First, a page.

The mountains and wide-open spaces may have lured me to Montana, but the past captivated me.
My Montana road trip started after flying into Bozeman’s airport and retrieving a rental car from Hertz for the short drive to Three Forks.
The small town is, at its name suggests, situated at the forks of three rivers. Here, the Jefferson, Madison and Gallatin rivers form the headwaters of the Missouri River.
The Missouri — long-overshadowed by the Mississippi River, it’s actually the longest river in the United States — was a primary course of navigation for Meriwether Lewis and William Clark’s epic expedition between 1804 and 1806. With their Corps of Discovery, the dual not only charted a way across the continental United States but asserted American sovereignty in the aftermath of the Louisiana Purchase. In short, they opened the door to the westward expansion that dominated the rest of the 19th century.
In Three Forks, I stayed at the Sacajawea Hotel.
Named after Sacagawea, the Indian heroine of Lewis and Clark’s journey, the hotel was built in 1910 by the Chicago, Milwaukee, St. Paul and Pacific Railroad. For me, staying here was a bucket list item as it’s one of the more authentic railroad-era hotels anywhere in the West. It’s also a short drive from the 535-acre Missouri Headwaters State Park, where swimming or wading in the Missouri is possible in warmer months.
From Three Forks, I made the nearly three-hour drive to Great Falls.
Lewis and Clark knew the area for the falls that forced them and other early explorers to undertake an overland portage. Hence the name Great Falls. Just how great are the falls of Great Falls? At some 900 feet wide and 80 feet tall, Lewis called them “the grandest sight” he ever saw. Today, the Lewis and Clark Interpretive Center, which is run by the U.S. Forest Service, tells the complete story of the 8,000-mile expedition from its scenic location above the Missouri River a few minutes from downtown.
The Montana chapter of how the West was won continues about 45 minutes away in Fort Benton.
Located along an especially scenic stretch of the Missouri, what you see today is more or less unchanged since the Corps of Discovery came through these waters. While that connection — especially Lewis and Clark’s guess at the aptly named Decision Point about the true course of the river — is historically significant, the explorers, trappers, traders and pioneers who followed in the ensuing decades were the ones who actually put Fort Benton on the map.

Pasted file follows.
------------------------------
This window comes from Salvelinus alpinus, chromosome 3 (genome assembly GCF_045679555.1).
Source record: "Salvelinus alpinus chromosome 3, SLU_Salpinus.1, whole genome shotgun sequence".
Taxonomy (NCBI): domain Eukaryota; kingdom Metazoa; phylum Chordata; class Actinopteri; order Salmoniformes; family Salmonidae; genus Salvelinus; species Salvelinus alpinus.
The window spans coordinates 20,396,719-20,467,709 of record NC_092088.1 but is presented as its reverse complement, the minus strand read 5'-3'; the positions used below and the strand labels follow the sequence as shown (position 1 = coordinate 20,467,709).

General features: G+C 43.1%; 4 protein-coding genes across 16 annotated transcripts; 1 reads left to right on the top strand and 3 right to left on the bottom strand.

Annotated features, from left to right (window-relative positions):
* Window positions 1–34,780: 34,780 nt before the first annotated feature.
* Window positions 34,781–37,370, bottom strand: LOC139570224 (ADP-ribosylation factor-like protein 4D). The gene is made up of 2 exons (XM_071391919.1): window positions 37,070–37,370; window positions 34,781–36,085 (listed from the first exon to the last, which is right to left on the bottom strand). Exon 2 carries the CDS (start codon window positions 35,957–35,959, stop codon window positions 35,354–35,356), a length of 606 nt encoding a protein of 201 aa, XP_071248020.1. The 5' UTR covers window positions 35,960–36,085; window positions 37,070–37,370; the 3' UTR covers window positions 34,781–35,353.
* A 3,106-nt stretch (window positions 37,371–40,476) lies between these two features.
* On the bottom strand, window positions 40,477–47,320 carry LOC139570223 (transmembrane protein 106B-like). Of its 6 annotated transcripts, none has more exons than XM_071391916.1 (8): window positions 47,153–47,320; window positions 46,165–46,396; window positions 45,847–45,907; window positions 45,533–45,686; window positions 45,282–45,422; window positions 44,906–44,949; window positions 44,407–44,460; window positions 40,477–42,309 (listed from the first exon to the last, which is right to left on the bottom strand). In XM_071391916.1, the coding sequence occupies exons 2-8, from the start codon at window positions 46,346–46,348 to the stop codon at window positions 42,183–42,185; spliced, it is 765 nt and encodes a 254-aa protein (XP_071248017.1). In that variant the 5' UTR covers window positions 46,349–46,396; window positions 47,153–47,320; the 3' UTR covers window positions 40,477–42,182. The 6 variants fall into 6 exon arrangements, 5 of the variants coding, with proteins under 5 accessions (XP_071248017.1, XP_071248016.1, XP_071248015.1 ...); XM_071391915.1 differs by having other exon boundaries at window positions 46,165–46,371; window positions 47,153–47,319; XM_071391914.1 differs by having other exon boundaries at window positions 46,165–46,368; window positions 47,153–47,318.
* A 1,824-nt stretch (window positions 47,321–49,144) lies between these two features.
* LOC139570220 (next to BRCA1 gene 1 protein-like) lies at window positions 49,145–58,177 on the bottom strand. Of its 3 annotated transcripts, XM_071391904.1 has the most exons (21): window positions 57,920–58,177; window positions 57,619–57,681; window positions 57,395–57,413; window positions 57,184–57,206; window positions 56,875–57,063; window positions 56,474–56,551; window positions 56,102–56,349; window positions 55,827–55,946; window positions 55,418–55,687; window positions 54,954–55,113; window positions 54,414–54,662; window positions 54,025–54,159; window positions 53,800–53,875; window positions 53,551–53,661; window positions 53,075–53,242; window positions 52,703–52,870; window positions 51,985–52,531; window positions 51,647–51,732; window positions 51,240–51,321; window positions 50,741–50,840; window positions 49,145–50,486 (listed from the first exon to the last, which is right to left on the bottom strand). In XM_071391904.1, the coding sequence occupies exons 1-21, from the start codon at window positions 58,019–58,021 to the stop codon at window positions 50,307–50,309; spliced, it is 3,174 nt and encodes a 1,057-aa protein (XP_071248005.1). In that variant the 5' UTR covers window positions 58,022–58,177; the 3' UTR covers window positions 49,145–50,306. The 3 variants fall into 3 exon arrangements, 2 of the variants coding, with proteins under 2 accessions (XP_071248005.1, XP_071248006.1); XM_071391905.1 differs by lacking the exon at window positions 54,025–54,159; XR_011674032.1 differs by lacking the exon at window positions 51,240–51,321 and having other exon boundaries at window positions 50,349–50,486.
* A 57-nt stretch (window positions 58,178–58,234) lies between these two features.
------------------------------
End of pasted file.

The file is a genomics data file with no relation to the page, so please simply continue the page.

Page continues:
In fact, the town is called the birthplace of Montana, as it was the first permanent settlement in what later became the 41st state. That settlement was largely a result of its location just below Great Falls, which kept steamboats from St. Louis from going farther west. In turn, this transformed Fort Benton from a sleepy trading fort to a major outpost for everywhere West of here, including colonial Britain’s domains in Canada, until the coming of the transcontinental railroad.
And that explains the existence of the Grand Union Hotel, a historic hotel that was restored to its Victorian elegance about 20 years ago.
Along the riverfront between the hotel and partially reconstructed Fort Benton, which houses three museums and includes an original blockhouse from 1848, are countless old buildings and monuments that educate visitors about what life here was like when this was a rough-and-tumble, boom-and-bust town on the distant frontier. Among the wonderful lore of the old days is the disappearance and death in 1867 of Thomas Francis Meagher, an Irish nationalist who escaped imprisonment by the British in Australia for a career in the Union Army during the Civil War and later a stint as Montana’s territorial governor. To this day what happened to him remains a mystery.
Of course, there is much more to do and see in Montana, but my road trip to Three Forks, Great Falls and Fort Benton offered up more than enough for a long weekend trip.
If you go
If staying at the Sacajawea Hotel or Grand Union Hotel aren’t your thing, consider booking a room at the Springhill Suites. The Marriott brand has properties in Bozeman and Great Falls, the latter of which is located along the banks of the Missouri.
While airports in Billings, Great Falls and Helena, the state capital, are served by the airlines, Yellowstone National Park and nearby skiing have given Bozeman the state’s busiest airport. For those arriving by car, Bozeman is about 6 hours from Salt Lake City and 10 hours from Denver and Seattle.
Dennis Lennox writes a travel column for The Christian Post.
Dennis Lennox writes about travel, politics and religious affairs. He has been published in the Financial Times, Independent, The Detroit News, Toronto Sun and other publications. Follow @dennislennox on Twitter.
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